When a deal needs to be done, it helps if all the parties know each other.
The seeds of Westpac Banking Corp’s success at seeing off its biggest domestic rivals to acquire Lloyds Banking Group Plc’s Australian business were planted long ago.
As leaders of their banks, Lloyds and Westpac chief executives Antonio Horta-Osorio and Gail Kelly had a strong relationship supported by a commercial relationship between the two banks that stretched back many years .
So in mid-July when Lloyds kicked off an auction for its Australian business and asked interested parties including ANZ Ltd, National Australia Bank Ltd, Macquarie Group Ltd and Pepper Group to sign confidentiality agreements, Kelly and her team lead by Rob Whitfield head of the Westpac Institutional Bank and Harvey Carter Head of Merger and Acquisitions went to work.
Kelly assigned a team of more than 100 people to work on the due diligence of the Lloyds businesses that were for sale supported by advisers UBS - one of Lloyds corporate brokers in the UK, Gilbert Tobin and PwC.
The Lloyds business included an asset finance business, Capital Finance Australia Ltd and its corporate portfolio, BOS International Australia Ltd. The motor vehicle finance book with assets of $3.9 billion, the equipment finance book of $2.9 billion and the corporate loan portfolio of $1.6 billion.
For Westpac the businesses gave its asset-finance unit reach in rural Australia by adding about 210,000 new customers while cementing existing corporate relationships. Lloyds’ clean loan book contained many of the same 28 companies that Westpac lends money to. This business would cost Westpac $1.45 billion, 1.22 times net tangible assets, but would add $100 million in 2015 to cash earnings.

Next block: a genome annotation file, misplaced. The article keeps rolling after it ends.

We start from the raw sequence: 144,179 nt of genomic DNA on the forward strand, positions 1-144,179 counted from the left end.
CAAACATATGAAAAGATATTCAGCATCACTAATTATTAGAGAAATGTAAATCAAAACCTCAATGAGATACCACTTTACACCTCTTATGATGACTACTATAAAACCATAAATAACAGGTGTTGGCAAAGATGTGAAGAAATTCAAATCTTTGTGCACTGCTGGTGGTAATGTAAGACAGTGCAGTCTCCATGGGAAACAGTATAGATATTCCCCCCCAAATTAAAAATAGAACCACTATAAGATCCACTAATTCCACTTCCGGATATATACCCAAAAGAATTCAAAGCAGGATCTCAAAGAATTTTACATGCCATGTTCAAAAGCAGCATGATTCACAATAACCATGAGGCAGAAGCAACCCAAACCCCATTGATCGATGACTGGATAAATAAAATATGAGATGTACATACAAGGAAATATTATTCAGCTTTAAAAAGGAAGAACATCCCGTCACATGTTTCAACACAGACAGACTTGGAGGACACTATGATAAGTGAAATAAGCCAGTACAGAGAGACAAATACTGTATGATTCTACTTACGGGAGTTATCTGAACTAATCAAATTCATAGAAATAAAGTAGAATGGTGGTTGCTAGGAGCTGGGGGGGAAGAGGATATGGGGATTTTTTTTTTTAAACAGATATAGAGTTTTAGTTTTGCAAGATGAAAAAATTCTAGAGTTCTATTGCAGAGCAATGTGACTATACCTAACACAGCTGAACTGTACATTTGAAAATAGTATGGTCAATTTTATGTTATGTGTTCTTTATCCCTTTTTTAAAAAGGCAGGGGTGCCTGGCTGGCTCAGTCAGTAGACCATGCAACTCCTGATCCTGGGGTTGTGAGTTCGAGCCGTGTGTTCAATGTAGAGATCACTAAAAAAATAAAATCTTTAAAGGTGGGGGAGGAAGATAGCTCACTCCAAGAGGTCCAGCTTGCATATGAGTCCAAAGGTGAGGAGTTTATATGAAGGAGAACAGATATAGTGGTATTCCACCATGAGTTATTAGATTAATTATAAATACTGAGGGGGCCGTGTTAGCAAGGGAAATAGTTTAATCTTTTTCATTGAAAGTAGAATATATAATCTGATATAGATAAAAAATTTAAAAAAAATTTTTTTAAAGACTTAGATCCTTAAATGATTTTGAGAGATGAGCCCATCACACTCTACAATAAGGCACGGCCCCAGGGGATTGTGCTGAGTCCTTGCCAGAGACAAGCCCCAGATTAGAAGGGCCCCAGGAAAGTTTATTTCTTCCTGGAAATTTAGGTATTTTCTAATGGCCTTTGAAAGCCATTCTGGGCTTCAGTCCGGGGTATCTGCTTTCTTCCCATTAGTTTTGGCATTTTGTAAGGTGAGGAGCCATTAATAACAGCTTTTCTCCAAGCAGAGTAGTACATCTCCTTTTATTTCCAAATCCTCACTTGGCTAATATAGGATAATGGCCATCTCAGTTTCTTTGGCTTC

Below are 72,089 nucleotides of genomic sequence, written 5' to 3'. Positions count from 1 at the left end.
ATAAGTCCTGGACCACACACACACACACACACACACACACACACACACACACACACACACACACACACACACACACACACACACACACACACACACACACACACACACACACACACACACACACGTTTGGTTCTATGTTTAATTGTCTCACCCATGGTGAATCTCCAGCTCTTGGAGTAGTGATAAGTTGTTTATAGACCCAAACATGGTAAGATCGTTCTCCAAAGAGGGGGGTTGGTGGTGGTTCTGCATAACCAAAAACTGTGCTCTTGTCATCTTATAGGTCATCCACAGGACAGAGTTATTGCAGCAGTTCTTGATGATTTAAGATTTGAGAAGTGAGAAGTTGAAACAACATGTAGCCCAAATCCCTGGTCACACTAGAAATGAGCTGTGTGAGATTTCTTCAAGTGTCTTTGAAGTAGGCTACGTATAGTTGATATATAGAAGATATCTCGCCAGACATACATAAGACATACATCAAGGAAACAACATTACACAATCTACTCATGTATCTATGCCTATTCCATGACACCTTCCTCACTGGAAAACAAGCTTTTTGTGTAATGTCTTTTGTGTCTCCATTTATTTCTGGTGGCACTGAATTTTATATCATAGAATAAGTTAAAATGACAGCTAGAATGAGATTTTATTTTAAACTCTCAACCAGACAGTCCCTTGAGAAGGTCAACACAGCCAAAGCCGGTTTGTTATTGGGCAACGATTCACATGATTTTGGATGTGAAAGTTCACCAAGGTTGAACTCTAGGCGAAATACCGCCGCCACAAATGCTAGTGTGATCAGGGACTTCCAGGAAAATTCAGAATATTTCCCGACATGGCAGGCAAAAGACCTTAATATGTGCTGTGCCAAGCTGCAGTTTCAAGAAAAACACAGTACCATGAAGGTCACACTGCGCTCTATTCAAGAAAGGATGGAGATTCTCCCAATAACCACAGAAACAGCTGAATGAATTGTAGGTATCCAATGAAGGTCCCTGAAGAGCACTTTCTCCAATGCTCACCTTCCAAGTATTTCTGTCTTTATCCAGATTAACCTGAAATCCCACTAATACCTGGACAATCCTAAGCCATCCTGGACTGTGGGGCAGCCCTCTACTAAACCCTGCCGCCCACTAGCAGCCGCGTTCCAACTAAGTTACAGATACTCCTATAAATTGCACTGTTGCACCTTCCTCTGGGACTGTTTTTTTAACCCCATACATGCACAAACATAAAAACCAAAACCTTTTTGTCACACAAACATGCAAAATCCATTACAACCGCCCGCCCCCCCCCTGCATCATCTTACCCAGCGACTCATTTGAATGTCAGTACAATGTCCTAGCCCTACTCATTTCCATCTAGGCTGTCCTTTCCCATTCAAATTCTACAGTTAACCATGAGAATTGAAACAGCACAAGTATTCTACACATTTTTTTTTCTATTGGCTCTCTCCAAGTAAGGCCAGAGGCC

Lloyds’ Australian business, Kelly and Whitfield figured, delivered the right strategic fit. The integration of people was considered easier than other acquisitions because many of Lloyds’ motor vehicle and equipment finance employees would simply transfer to Westpac, which needed them to continue servicing their customer base.
Knowing how valuable the Lloyds business could be Kelly and her merger team aggressively pursued Lloyds even as ANZ and NAB, after initial due diligence, dropped out of the race.
The Westpac team were relieved to hear that Lloyds preferred Westpac because the London-based group wanted to sell its remaining Australian business to one buyer without having to split the assets among a variety of suitors.
Still, there were potential concerns that because of St George’s motor vehicle finance business there may be concerns raised to the Australian Competition and Consumer Commission.
Gilbert Tobin, hired by Westpac to be its legal adviser on this transaction, drafted in their ACCC specialist Gina Cass-Gottlieb to allay such concerns after much detailed analysis by the Westpac team on the market.
When final bids were submitted September 30, Westpac had every reason to be confident that these relationships would provide a decisive factor. That confidence was well placed.